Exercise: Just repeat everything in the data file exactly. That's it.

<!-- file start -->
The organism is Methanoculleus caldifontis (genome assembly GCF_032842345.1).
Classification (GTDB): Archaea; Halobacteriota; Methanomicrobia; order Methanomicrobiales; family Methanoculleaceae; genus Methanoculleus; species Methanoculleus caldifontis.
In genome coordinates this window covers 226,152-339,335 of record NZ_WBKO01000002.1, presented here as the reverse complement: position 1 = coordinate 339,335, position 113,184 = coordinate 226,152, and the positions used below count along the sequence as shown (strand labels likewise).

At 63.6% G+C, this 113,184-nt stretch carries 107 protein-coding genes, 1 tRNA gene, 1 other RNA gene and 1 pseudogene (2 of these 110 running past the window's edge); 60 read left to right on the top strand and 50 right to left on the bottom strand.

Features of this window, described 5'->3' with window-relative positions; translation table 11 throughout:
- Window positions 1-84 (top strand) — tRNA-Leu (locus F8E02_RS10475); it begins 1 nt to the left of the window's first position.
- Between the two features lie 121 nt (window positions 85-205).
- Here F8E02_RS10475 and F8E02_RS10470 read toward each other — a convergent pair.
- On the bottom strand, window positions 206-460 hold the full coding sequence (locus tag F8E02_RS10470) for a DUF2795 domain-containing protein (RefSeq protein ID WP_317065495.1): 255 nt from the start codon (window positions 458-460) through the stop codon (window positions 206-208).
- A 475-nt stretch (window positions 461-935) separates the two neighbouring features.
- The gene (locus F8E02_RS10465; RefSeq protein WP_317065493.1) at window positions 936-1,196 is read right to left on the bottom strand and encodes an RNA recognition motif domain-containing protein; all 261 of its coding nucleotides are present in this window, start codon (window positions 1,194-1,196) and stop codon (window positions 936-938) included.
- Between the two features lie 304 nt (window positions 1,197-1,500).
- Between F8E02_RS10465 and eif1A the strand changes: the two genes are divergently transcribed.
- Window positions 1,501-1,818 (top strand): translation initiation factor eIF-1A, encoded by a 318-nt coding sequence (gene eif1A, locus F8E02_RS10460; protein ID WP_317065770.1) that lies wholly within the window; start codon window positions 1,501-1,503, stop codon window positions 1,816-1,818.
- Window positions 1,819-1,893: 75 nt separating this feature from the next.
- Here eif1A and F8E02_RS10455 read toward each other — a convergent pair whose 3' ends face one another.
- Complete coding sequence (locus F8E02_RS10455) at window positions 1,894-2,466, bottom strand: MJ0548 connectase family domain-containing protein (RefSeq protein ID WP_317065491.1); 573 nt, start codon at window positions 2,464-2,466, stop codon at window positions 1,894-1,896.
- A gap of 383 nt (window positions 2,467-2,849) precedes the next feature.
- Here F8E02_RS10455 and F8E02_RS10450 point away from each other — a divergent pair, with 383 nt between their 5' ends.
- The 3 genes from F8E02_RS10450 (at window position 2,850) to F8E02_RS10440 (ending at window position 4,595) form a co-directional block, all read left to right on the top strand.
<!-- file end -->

The organism is Methanoculleus caldifontis (genome assembly GCF_032842345.1).
Classification (GTDB): Archaea; Halobacteriota; Methanomicrobia; order Methanomicrobiales; family Methanoculleaceae; genus Methanoculleus; species Methanoculleus caldifontis.
In genome coordinates this window covers 226,152-339,335 of record NZ_WBKO01000002.1, presented here as the reverse complement: position 1 = coordinate 339,335, position 113,184 = coordinate 226,152, and the positions used below count along the sequence as shown (strand labels likewise).

At 63.6% G+C, this 113,184-nt stretch carries 107 protein-coding genes, 1 tRNA gene, 1 other RNA gene and 1 pseudogene (2 of these 110 running past the window's edge); 60 read left to right on the top strand and 50 right to left on the bottom strand.

Features of this window, described 5'->3' with window-relative positions; translation table 11 throughout:
- Window positions 1-84 (top strand) — tRNA-Leu (locus F8E02_RS10475); it begins 1 nt to the left of the window's first position.
- Between the two features lie 121 nt (window positions 85-205).
- Here F8E02_RS10475 and F8E02_RS10470 read toward each other — a convergent pair.
- On the bottom strand, window positions 206-460 hold the full coding sequence (locus tag F8E02_RS10470) for a DUF2795 domain-containing protein (RefSeq protein ID WP_317065495.1): 255 nt from the start codon (window positions 458-460) through the stop codon (window positions 206-208).
- A 475-nt stretch (window positions 461-935) separates the two neighbouring features.
- The gene (locus F8E02_RS10465; RefSeq protein WP_317065493.1) at window positions 936-1,196 is read right to left on the bottom strand and encodes an RNA recognition motif domain-containing protein; all 261 of its coding nucleotides are present in this window, start codon (window positions 1,194-1,196) and stop codon (window positions 936-938) included.
- Between the two features lie 304 nt (window positions 1,197-1,500).
- Between F8E02_RS10465 and eif1A the strand changes: the two genes are divergently transcribed.
- Window positions 1,501-1,818 (top strand): translation initiation factor eIF-1A, encoded by a 318-nt coding sequence (gene eif1A, locus F8E02_RS10460; protein ID WP_317065770.1) that lies wholly within the window; start codon window positions 1,501-1,503, stop codon window positions 1,816-1,818.
- Window positions 1,819-1,893: 75 nt separating this feature from the next.
- Here eif1A and F8E02_RS10455 read toward each other — a convergent pair whose 3' ends face one another.
- Complete coding sequence (locus F8E02_RS10455) at window positions 1,894-2,466, bottom strand: MJ0548 connectase family domain-containing protein (RefSeq protein ID WP_317065491.1); 573 nt, start codon at window positions 2,464-2,466, stop codon at window positions 1,894-1,896.
- A gap of 383 nt (window positions 2,467-2,849) precedes the next feature.
- Here F8E02_RS10455 and F8E02_RS10450 point away from each other — a divergent pair, with 383 nt between their 5' ends.
- The 3 genes from F8E02_RS10450 (at window position 2,850) to F8E02_RS10440 (ending at window position 4,595) form a co-directional block, all read left to right on the top strand.